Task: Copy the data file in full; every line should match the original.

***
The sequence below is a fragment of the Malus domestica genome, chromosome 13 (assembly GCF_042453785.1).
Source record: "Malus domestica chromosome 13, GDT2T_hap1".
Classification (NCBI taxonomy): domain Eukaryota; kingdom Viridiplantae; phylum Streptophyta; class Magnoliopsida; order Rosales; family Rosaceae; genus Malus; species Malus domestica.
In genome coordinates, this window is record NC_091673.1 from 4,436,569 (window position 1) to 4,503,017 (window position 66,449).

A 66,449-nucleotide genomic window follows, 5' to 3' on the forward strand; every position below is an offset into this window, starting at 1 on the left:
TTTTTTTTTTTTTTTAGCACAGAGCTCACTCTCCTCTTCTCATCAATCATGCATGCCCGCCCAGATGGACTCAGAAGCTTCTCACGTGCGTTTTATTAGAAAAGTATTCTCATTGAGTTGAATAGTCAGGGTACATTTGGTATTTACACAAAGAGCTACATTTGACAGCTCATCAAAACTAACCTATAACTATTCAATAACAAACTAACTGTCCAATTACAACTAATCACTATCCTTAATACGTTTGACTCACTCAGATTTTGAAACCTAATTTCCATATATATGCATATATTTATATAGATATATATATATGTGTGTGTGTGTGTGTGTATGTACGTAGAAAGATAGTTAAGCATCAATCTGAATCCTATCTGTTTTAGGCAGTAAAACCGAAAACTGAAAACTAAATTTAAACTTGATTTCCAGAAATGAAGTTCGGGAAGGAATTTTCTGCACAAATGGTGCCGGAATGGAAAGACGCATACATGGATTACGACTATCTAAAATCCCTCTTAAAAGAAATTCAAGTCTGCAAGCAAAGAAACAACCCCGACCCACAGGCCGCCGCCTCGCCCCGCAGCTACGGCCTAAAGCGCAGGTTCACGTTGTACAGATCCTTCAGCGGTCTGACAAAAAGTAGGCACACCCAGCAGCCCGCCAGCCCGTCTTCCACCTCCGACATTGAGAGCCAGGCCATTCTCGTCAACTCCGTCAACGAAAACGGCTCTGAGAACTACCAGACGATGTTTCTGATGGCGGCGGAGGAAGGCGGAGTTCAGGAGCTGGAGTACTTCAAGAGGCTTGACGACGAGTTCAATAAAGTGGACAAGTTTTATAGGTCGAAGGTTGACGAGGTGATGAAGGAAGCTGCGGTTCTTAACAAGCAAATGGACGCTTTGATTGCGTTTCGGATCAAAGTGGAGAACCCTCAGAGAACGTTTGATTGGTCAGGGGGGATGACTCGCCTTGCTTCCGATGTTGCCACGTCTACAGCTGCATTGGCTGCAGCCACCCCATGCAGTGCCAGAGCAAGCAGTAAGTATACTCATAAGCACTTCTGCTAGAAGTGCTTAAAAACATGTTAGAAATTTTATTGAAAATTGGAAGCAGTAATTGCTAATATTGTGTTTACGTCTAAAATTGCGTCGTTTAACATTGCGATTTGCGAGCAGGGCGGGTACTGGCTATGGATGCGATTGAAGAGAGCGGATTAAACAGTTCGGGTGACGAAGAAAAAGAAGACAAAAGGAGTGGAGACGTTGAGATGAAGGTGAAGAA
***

The sequence below is a fragment of the Malus domestica genome, chromosome 13 (assembly GCF_042453785.1).
Source record: "Malus domestica chromosome 13, GDT2T_hap1".
Classification (NCBI taxonomy): domain Eukaryota; kingdom Viridiplantae; phylum Streptophyta; class Magnoliopsida; order Rosales; family Rosaceae; genus Malus; species Malus domestica.
In genome coordinates, this window is record NC_091673.1 from 4,436,569 (window position 1) to 4,503,017 (window position 66,449).

A 66,449-nucleotide genomic window follows, 5' to 3' on the forward strand; every position below is an offset into this window, starting at 1 on the left:
TTTTTTTTTTTTTTTAGCACAGAGCTCACTCTCCTCTTCTCATCAATCATGCATGCCCGCCCAGATGGACTCAGAAGCTTCTCACGTGCGTTTTATTAGAAAAGTATTCTCATTGAGTTGAATAGTCAGGGTACATTTGGTATTTACACAAAGAGCTACATTTGACAGCTCATCAAAACTAACCTATAACTATTCAATAACAAACTAACTGTCCAATTACAACTAATCACTATCCTTAATACGTTTGACTCACTCAGATTTTGAAACCTAATTTCCATATATATGCATATATTTATATAGATATATATATATGTGTGTGTGTGTGTGTGTATGTACGTAGAAAGATAGTTAAGCATCAATCTGAATCCTATCTGTTTTAGGCAGTAAAACCGAAAACTGAAAACTAAATTTAAACTTGATTTCCAGAAATGAAGTTCGGGAAGGAATTTTCTGCACAAATGGTGCCGGAATGGAAAGACGCATACATGGATTACGACTATCTAAAATCCCTCTTAAAAGAAATTCAAGTCTGCAAGCAAAGAAACAACCCCGACCCACAGGCCGCCGCCTCGCCCCGCAGCTACGGCCTAAAGCGCAGGTTCACGTTGTACAGATCCTTCAGCGGTCTGACAAAAAGTAGGCACACCCAGCAGCCCGCCAGCCCGTCTTCCACCTCCGACATTGAGAGCCAGGCCATTCTCGTCAACTCCGTCAACGAAAACGGCTCTGAGAACTACCAGACGATGTTTCTGATGGCGGCGGAGGAAGGCGGAGTTCAGGAGCTGGAGTACTTCAAGAGGCTTGACGACGAGTTCAATAAAGTGGACAAGTTTTATAGGTCGAAGGTTGACGAGGTGATGAAGGAAGCTGCGGTTCTTAACAAGCAAATGGACGCTTTGATTGCGTTTCGGATCAAAGTGGAGAACCCTCAGAGAACGTTTGATTGGTCAGGGGGGATGACTCGCCTTGCTTCCGATGTTGCCACGTCTACAGCTGCATTGGCTGCAGCCACCCCATGCAGTGCCAGAGCAAGCAGTAAGTATACTCATAAGCACTTCTGCTAGAAGTGCTTAAAAACATGTTAGAAATTTTATTGAAAATTGGAAGCAGTAATTGCTAATATTGTGTTTACGTCTAAAATTGCGTCGTTTAACATTGCGATTTGCGAGCAGGGCGGGTACTGGCTATGGATGCGATTGAAGAGAGCGGATTAAACAGTTCGGGTGACGAAGAAAAAGAAGACAAAAGGAGTGGAGACGTTGAGATGAAGGTGAAGAA